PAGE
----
Low cost, disposable medical devices designated for a single use have become popular for instruments that are difficult to sterilize or clean properly. Single-use, disposable devices are packaged in sterile wrappers to avoid the risk of pathogenic cross-contamination of diseases such as HIV, hepatitis, and other pathogens. Hospitals generally welcome the convenience of single-use disposable products because they no longer have to be concerned with product age, overuse, breakage, malfunction and sterilization. One medical device that has not previously been inexpensive enough to be considered truly disposable is the endoscope, such as a colonoscope, ureteroscope, gastroscope, bronchoscope, duodenoscope, etc. Such a single-use or disposable endoscope is described in U.S. patent application Ser. No. 10/406,149, filed Apr. 1, 2003, and in a U.S. continuation-in-part patent application Ser. No. 10/811,781, filed Mar. 29, 2004, and in a U.S. continuation-in-part patent application Ser. No. 10/956,007, filed Sep. 30, 2004, that are assigned to Scimed Life Systems, Inc., now Boston Scientific Scimed, Inc. and are herein incorporated by reference. In some single-use or disposable medical device systems, the system is configured to reject a medical device that has been previously used. Therefore, when a physician builds up loops in the proximal shaft of a single-use device in such a system, the physician is not able to disconnect and reconnect the shaft to remove the loops. In such a situation, the physician is left with the option of using the device with a shorter working length.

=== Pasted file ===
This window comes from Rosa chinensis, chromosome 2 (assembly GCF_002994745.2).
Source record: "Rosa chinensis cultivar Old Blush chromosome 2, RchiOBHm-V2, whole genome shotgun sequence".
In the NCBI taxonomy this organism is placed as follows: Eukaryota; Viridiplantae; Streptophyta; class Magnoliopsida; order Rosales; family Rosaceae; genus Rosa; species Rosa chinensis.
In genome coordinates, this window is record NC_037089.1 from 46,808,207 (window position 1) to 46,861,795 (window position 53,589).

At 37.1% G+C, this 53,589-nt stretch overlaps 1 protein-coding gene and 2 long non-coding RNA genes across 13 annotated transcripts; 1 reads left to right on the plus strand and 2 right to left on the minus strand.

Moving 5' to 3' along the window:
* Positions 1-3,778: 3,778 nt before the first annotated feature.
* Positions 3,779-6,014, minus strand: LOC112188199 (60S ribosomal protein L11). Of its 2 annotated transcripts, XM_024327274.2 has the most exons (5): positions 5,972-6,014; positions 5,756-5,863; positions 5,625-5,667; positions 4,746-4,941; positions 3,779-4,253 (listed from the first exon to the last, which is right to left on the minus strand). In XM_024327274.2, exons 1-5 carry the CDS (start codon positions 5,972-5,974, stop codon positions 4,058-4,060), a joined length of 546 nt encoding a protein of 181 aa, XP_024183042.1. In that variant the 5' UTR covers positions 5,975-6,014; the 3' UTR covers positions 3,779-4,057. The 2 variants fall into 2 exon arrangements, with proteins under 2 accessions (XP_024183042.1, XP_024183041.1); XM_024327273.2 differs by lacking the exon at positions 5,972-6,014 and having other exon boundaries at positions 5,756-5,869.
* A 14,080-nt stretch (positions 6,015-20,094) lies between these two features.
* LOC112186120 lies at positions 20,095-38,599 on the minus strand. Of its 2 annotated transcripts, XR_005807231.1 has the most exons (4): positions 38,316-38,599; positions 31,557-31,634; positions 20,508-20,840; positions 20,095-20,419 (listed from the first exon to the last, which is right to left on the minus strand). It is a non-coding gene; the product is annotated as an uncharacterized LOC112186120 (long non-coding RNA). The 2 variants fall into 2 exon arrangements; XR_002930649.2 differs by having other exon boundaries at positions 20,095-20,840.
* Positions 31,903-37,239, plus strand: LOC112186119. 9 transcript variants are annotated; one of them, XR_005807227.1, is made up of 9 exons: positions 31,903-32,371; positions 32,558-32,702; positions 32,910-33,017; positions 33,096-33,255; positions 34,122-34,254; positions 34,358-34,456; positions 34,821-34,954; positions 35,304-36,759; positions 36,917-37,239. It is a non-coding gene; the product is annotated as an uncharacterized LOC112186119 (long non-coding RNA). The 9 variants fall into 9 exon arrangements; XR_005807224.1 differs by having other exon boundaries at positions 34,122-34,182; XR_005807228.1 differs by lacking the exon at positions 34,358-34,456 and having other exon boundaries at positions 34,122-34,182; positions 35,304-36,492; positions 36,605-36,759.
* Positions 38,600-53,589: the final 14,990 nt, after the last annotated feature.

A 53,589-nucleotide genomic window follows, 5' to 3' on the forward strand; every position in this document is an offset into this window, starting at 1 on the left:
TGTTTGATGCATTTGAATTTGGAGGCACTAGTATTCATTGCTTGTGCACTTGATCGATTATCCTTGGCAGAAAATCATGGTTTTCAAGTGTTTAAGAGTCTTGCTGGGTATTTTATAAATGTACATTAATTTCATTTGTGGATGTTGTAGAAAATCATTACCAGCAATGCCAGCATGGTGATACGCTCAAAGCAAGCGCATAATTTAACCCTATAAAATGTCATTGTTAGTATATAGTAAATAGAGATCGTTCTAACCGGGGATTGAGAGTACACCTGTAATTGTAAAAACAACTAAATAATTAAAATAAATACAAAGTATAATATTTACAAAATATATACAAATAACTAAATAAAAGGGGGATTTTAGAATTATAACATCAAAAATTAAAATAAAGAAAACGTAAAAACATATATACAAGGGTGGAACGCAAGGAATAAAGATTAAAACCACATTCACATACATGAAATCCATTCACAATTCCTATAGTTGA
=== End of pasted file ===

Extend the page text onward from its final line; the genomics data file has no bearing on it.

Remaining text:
To address these and other problems, the present invention is a system for dissipating loops in an elongated medical device having one end secured to an anchor point, such as an object, housing, console, etc. In one embodiment, the system includes a selectively rotatable shaft coupler that connects a shaft to a housing that allows a limited amount of shaft rotation during use, but which sets a restriction on the maximum amount of shaft rotation. The rotatable shaft coupler comprises a coupler housing that is secured to an anchor and a shaft adapter that securable to the shaft of medical device, the coupler including means for allowing a limited rotation during use between the shaft adapter and the housing. In one embodiment, the system maintains the effective length of the endoscope shaft during rotation.
In another embodiment, the present invention provides a shaft coupling system for connecting an endoscope shaft to a housing or other structure. The shaft coupling system comprises a housing with a first end adapted to receive a shaft retainer and a shaft retainer comprising a plurality of retention elements capable of securing an end of an endoscope shaft.
In another embodiment, the present invention provides a system for rotatably coupling a first segment of an endoscope shaft to a second segment of an endoscope shaft. The system includes an endoscope shaft and one or more internal components therein, wherein the shaft is formed into first and second segments. A swivel joint having a housing with a first and a second end rotatably connects the ends of the two shaft segments.
The foregoing aspects and many of the attendant advantages of this invention will become more readily appreciated as the same become better understood by reference to the following detailed description, when taken in conjunction with the accompanying drawings, wherein:
To address the problems associated with excessive endoscope shaft rotation, one aspect of the present invention is a system for rotatably coupling a shaft to an anchor point, such as a housing. The system comprises a selectively rotatable shaft coupler that allows a limited amount of device (e.g., endoscope) shaft rotation during use, but which sets a restriction on the maximum amount of shaft rotation in order to provide increased manipulation of the endoscope while protecting the internal components of the shaft. Although the present invention is described as allowing rotation of an endoscope, it will be appreciated that the invention is useful with catheters, sheaths or other medical devices that are inserted into a patient, wherein selective rotation of a shaft with respect to another part of the device is desired.